Locke MJ (Mixon Laura J) - Up Against It
Robson Justina - Quantum Gravity 1 - Keeping It Real
Stross Charles - Glasshouse
Wilson Robert Charles - Spin 2 - Axis
Wilson Robert Charles - Spin 3 - Vortex

on 2013-06-30 11:02 (UTC)
frith: Light purple and turquoise unicorn, eyes closed, sad (FIM Luna)
Posted by [personal profile] frith
The blurb I read about what female SFF authors endure from idiot con-goers at SFF literature cons fits too well with what you observed about which authors are hiding behind new noms de plume. Ursula Vernon has not been impressed either.

on 2013-06-30 12:58 (UTC)
Posted by [personal profile] flarenut
Ugh. And of course buyers (or their software) tend to be incredibly hidebound, behind the times, stupidly conservative etc, at least in the large. (I remember yeas ago hearing from the ad-sales folks at Sci Am that they would go to ad buyers with their numbers for demographics, page-reading, propensity to consume etc, and the buyers would just say "It's too complicated" or "it's boring" and purchase somewhere else.) I expect, the bookselling industry being what it is, especially at the chains, that no one gets fired for buying a man who doesn't sell, but they do get fired for buying a woman who doesn't.

What annoys the crap out of me is going on a spree and getting two dozen confirmation emails. (Nook does it too)

on 2013-07-02 05:14 (UTC)
eagle: Me at the Adobe in Yachats, Oregon (Default)
Posted by [personal profile] eagle
I find this particularly confusing given that I believe credit cards charge the vendor a transaction fee in addition to a percentage. So running the same total charge as ten separate charges instead of one is, if I understand the economics of it properly, actually more expensive for them. Clearly they think they're getting something out of it. (Or maybe they've negotiated some special agreement with the credit card companies; I suppose that's possible too.)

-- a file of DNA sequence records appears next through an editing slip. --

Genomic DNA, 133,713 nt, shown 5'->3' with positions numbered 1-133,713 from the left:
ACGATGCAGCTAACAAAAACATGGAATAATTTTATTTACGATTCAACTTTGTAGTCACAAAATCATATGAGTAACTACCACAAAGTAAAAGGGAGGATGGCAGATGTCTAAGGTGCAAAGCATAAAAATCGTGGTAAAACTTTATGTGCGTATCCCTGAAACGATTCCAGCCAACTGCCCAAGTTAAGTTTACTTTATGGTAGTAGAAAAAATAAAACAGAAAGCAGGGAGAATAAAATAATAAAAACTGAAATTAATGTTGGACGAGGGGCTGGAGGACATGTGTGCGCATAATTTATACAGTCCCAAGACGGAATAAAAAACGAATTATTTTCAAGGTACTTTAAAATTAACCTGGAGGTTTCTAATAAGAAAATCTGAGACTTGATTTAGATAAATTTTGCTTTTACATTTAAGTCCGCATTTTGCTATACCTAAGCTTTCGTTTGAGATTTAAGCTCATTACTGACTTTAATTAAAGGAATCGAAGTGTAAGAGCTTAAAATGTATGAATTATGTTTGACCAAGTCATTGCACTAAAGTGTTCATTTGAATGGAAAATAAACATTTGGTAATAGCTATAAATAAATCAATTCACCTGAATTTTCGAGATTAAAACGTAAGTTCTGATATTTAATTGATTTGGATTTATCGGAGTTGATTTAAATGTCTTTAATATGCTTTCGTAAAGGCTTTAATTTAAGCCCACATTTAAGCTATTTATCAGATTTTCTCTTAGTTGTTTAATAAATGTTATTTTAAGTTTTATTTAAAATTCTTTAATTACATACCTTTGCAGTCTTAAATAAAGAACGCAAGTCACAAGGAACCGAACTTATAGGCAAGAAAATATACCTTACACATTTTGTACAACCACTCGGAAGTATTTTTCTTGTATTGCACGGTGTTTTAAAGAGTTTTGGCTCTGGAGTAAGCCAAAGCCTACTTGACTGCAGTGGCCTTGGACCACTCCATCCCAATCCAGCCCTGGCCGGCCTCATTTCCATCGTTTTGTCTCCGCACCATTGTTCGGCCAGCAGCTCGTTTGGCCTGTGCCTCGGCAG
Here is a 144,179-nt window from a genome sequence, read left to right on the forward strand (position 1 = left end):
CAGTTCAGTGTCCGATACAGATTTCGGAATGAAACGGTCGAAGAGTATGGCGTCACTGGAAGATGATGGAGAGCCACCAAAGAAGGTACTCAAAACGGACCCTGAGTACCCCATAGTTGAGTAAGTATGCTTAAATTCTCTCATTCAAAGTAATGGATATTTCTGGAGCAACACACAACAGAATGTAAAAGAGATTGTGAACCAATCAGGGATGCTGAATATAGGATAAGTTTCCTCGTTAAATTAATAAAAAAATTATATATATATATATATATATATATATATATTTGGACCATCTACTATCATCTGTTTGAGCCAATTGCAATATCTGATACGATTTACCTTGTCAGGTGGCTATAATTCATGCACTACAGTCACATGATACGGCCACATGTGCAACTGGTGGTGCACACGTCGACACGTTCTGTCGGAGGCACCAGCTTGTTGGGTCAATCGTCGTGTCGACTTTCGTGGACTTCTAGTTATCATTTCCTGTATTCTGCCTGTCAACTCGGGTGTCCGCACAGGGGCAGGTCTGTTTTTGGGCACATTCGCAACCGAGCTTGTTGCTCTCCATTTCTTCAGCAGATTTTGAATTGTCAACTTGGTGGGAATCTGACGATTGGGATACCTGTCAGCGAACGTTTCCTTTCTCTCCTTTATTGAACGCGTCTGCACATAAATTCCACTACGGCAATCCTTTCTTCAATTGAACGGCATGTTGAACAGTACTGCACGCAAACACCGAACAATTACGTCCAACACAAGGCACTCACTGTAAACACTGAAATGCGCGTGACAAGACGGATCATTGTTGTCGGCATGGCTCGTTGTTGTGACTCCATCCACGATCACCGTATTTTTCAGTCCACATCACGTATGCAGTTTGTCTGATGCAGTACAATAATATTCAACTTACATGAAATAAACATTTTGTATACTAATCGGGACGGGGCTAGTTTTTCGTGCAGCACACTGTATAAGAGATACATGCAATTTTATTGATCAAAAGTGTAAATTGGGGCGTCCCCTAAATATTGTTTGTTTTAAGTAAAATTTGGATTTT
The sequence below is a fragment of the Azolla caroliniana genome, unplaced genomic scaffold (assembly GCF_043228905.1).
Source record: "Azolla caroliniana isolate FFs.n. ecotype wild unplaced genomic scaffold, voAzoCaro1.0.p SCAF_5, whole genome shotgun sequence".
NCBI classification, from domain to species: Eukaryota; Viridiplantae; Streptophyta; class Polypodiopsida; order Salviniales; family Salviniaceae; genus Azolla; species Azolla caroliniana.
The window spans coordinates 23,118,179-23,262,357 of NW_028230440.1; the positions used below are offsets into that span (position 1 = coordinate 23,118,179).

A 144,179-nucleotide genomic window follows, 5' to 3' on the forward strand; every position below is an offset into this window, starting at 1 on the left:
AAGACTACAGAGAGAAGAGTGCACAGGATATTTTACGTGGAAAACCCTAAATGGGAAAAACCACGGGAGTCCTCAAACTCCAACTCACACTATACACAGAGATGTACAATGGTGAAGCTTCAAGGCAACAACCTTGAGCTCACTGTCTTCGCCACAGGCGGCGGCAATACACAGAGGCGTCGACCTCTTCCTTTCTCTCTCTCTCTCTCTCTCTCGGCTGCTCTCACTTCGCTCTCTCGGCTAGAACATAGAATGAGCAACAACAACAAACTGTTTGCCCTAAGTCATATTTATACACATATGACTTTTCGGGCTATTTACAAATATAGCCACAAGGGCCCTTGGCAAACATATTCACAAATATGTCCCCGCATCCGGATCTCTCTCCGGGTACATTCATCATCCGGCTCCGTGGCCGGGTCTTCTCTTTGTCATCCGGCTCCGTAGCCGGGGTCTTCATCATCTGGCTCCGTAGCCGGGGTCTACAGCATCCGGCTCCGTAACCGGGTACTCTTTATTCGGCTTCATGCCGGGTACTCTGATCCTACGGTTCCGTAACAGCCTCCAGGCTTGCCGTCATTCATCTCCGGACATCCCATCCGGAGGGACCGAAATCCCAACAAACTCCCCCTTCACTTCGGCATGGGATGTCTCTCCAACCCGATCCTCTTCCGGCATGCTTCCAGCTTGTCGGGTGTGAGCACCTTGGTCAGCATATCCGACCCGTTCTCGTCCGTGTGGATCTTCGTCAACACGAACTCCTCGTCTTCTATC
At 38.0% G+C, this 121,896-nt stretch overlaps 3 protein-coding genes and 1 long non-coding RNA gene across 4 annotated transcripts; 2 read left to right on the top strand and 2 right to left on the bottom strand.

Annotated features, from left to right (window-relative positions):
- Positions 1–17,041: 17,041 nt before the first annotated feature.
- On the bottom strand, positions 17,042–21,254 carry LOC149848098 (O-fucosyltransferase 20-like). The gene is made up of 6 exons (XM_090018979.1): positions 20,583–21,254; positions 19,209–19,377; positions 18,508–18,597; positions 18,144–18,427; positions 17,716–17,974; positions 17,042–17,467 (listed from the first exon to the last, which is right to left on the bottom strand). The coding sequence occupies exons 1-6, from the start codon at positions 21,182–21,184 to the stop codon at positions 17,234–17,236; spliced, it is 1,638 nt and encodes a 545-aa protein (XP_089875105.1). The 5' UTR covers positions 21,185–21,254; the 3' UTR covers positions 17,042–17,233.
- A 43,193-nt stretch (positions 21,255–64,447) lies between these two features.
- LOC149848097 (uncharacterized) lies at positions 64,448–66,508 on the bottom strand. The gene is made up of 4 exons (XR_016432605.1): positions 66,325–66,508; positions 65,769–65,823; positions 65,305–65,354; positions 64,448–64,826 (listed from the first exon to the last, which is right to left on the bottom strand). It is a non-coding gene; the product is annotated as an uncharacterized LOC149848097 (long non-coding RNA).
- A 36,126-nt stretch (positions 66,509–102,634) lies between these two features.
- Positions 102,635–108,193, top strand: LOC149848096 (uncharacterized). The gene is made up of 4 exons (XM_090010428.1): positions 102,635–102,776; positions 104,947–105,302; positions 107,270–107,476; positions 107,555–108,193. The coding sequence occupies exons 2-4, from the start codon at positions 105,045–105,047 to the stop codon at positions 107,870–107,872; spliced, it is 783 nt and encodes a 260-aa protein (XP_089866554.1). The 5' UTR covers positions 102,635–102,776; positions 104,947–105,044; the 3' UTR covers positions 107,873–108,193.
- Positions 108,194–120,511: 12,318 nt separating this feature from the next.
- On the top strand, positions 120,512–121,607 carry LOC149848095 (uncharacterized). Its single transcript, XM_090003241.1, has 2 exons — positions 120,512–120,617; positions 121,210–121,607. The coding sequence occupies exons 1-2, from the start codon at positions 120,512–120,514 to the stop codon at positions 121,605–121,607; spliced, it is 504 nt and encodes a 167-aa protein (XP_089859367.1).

on 2013-07-02 23:56 (UTC)
Posted by [personal profile] flarenut
I don't think it's a ploy (although it might be); I think it's just shitty design that no one figured out how to fix. They wanted to make the buying process as painless as possible, so they slimmed the checkout process down to one button, but that design has no way to group multiple purchases, because all of the state vanishes once you hit "confirm". And they wanted the email to go out quickly, so there's no hook where they could wait 10 minutes or so and see if anything else has been bought.

I almost never get anything non-free (because that way lies another $5-10K a year in expenses), so they're not really getting me to do anything unwittingly.

on 2013-06-30 18:21 (UTC)
eagle: Me at the Adobe in Yachats, Oregon (Default)
Posted by [personal profile] eagle
I suspect that influences the choice of name, but not usually the decision to take a new one, based on the comments I've read from various authors. A lot of them (including going back some time, such as Megan Lindholm to Robin Hobb) are from one female name to another: Sarah Monette writing as Katherine Addison, Lyda Morehouse writing as Tate Hallaway, etc.